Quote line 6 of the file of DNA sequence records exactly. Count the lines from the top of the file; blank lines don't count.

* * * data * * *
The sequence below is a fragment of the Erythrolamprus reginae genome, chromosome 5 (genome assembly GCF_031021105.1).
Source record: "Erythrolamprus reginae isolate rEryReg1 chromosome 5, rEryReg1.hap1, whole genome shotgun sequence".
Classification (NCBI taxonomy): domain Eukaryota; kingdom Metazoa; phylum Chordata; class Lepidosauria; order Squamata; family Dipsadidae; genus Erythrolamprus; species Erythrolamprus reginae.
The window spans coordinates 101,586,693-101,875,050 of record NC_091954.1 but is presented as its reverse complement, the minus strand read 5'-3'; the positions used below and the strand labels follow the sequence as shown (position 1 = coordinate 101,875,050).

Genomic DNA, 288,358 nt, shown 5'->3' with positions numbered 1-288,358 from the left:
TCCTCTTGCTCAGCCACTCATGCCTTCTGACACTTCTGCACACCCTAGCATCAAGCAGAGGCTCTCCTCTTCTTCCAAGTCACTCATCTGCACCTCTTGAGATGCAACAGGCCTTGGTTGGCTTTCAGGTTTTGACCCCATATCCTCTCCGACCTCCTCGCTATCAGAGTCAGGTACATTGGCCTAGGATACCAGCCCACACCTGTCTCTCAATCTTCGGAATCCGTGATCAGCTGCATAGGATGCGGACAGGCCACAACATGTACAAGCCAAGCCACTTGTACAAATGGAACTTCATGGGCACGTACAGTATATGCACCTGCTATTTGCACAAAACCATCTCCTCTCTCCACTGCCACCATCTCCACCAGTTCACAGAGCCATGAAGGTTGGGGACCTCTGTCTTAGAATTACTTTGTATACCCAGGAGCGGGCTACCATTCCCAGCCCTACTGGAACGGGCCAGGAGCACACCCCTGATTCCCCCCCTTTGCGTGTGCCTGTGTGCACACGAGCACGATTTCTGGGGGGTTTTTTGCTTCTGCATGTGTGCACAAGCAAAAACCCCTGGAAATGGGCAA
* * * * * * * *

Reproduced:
TCCTCTTGCTCAGCCACTCATGCCTTCTGACACTTCTGCACACCCTAGCATCAAGCAGAGGCTCTCCTCTTCTTCCAAGTCACTCATCTGCACCTCTTGAGATGCAACAGGCCTTGGTTGGCTTTCAGGTTTTGACCCCATATCCTCTCCGACCTCCTCGCTATCAGAGTCAGGTACATTGGCCTAGGATACCAGCCCACACCTGTCTCTCAATCTTCGGAATCCGTGATCAGCTGCATAGGATGCGGACAGGCCACAACATGTACAAGCCAAGCCACTTGTACAAATGGAACTTCATGGGCACGTACAGTATATGCACCTGCTATTTGCACAAAACCATCTCCTCTCTCCACTGCCACCATCTCCACCAGTTCACAGAGCCATGAAGGTTGGGGACCTCTGTCTTAGAATTACTTTGTATACCCAGGAGCGGGCTACCATTCCCAGCCCTACTGGAACGGGCCAGGAGCACACCCCTGATTCCCCCCCTTTGCGTGTGCCTGTGTGCACACGAGCACGATTTCTGGGGGGTTTTTTGCTTCTGCATGTGTGCACAAGCAAAAACCCCTGGAAATGGGCAA